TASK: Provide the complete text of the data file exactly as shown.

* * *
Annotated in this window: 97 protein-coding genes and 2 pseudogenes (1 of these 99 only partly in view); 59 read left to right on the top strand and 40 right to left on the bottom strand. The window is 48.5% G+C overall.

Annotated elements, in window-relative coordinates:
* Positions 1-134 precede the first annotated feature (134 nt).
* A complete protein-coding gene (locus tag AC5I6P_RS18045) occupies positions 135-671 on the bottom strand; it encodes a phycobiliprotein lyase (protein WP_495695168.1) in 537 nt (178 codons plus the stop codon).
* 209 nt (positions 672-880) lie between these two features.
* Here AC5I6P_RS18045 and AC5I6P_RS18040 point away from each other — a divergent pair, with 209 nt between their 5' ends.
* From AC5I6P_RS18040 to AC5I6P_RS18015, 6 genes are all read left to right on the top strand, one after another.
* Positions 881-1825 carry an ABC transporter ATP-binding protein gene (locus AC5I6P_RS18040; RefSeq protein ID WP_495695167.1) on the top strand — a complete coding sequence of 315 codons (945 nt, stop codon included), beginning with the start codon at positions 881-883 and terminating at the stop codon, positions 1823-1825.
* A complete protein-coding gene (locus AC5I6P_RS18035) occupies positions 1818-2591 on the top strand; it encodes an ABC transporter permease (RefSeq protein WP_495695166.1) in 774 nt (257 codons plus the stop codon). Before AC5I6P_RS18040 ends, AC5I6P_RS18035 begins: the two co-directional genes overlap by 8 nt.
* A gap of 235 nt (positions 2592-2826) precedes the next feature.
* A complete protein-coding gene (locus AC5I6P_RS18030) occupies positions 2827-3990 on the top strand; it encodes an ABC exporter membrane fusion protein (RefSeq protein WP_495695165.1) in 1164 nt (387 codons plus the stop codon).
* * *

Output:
Annotated in this window: 97 protein-coding genes and 2 pseudogenes (1 of these 99 only partly in view); 59 read left to right on the top strand and 40 right to left on the bottom strand. The window is 48.5% G+C overall.

Annotated elements, in window-relative coordinates:
* Positions 1-134 precede the first annotated feature (134 nt).
* A complete protein-coding gene (locus tag AC5I6P_RS18045) occupies positions 135-671 on the bottom strand; it encodes a phycobiliprotein lyase (protein WP_495695168.1) in 537 nt (178 codons plus the stop codon).
* 209 nt (positions 672-880) lie between these two features.
* Here AC5I6P_RS18045 and AC5I6P_RS18040 point away from each other — a divergent pair, with 209 nt between their 5' ends.
* From AC5I6P_RS18040 to AC5I6P_RS18015, 6 genes are all read left to right on the top strand, one after another.
* Positions 881-1825 carry an ABC transporter ATP-binding protein gene (locus AC5I6P_RS18040; RefSeq protein ID WP_495695167.1) on the top strand — a complete coding sequence of 315 codons (945 nt, stop codon included), beginning with the start codon at positions 881-883 and terminating at the stop codon, positions 1823-1825.
* A complete protein-coding gene (locus AC5I6P_RS18035) occupies positions 1818-2591 on the top strand; it encodes an ABC transporter permease (RefSeq protein WP_495695166.1) in 774 nt (257 codons plus the stop codon). Before AC5I6P_RS18040 ends, AC5I6P_RS18035 begins: the two co-directional genes overlap by 8 nt.
* A gap of 235 nt (positions 2592-2826) precedes the next feature.
* A complete protein-coding gene (locus AC5I6P_RS18030) occupies positions 2827-3990 on the top strand; it encodes an ABC exporter membrane fusion protein (RefSeq protein WP_495695165.1) in 1164 nt (387 codons plus the stop codon).